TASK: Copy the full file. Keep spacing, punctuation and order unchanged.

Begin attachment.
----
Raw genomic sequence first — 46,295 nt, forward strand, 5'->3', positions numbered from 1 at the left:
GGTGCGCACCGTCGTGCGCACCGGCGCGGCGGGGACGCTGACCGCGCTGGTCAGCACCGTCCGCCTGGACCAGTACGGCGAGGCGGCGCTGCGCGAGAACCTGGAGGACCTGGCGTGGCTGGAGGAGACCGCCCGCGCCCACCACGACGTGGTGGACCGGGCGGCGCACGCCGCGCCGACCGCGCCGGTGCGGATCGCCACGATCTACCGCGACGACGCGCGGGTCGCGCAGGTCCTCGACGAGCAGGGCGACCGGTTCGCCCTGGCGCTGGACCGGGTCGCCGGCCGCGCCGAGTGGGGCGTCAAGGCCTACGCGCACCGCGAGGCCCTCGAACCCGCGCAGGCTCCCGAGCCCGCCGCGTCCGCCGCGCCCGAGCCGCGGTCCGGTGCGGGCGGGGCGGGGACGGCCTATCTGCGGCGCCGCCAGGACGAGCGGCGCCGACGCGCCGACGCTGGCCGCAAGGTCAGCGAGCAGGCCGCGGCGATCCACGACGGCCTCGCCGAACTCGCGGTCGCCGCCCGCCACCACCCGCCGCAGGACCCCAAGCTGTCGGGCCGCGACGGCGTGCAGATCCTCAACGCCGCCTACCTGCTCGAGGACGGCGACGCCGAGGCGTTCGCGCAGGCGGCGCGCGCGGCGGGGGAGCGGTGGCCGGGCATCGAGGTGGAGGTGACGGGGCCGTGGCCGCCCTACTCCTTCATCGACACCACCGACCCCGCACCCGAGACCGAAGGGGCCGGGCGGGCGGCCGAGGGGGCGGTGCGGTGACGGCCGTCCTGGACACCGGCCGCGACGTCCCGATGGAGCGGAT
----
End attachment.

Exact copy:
Raw genomic sequence first — 46,295 nt, forward strand, 5'->3', positions numbered from 1 at the left:
GGTGCGCACCGTCGTGCGCACCGGCGCGGCGGGGACGCTGACCGCGCTGGTCAGCACCGTCCGCCTGGACCAGTACGGCGAGGCGGCGCTGCGCGAGAACCTGGAGGACCTGGCGTGGCTGGAGGAGACCGCCCGCGCCCACCACGACGTGGTGGACCGGGCGGCGCACGCCGCGCCGACCGCGCCGGTGCGGATCGCCACGATCTACCGCGACGACGCGCGGGTCGCGCAGGTCCTCGACGAGCAGGGCGACCGGTTCGCCCTGGCGCTGGACCGGGTCGCCGGCCGCGCCGAGTGGGGCGTCAAGGCCTACGCGCACCGCGAGGCCCTCGAACCCGCGCAGGCTCCCGAGCCCGCCGCGTCCGCCGCGCCCGAGCCGCGGTCCGGTGCGGGCGGGGCGGGGACGGCCTATCTGCGGCGCCGCCAGGACGAGCGGCGCCGACGCGCCGACGCTGGCCGCAAGGTCAGCGAGCAGGCCGCGGCGATCCACGACGGCCTCGCCGAACTCGCGGTCGCCGCCCGCCACCACCCGCCGCAGGACCCCAAGCTGTCGGGCCGCGACGGCGTGCAGATCCTCAACGCCGCCTACCTGCTCGAGGACGGCGACGCCGAGGCGTTCGCGCAGGCGGCGCGCGCGGCGGGGGAGCGGTGGCCGGGCATCGAGGTGGAGGTGACGGGGCCGTGGCCGCCCTACTCCTTCATCGACACCACCGACCCCGCACCCGAGACCGAAGGGGCCGGGCGGGCGGCCGAGGGGGCGGTGCGGTGACGGCCGTCCTGGACACCGGCCGCGACGTCCCGATGGAGCGGAT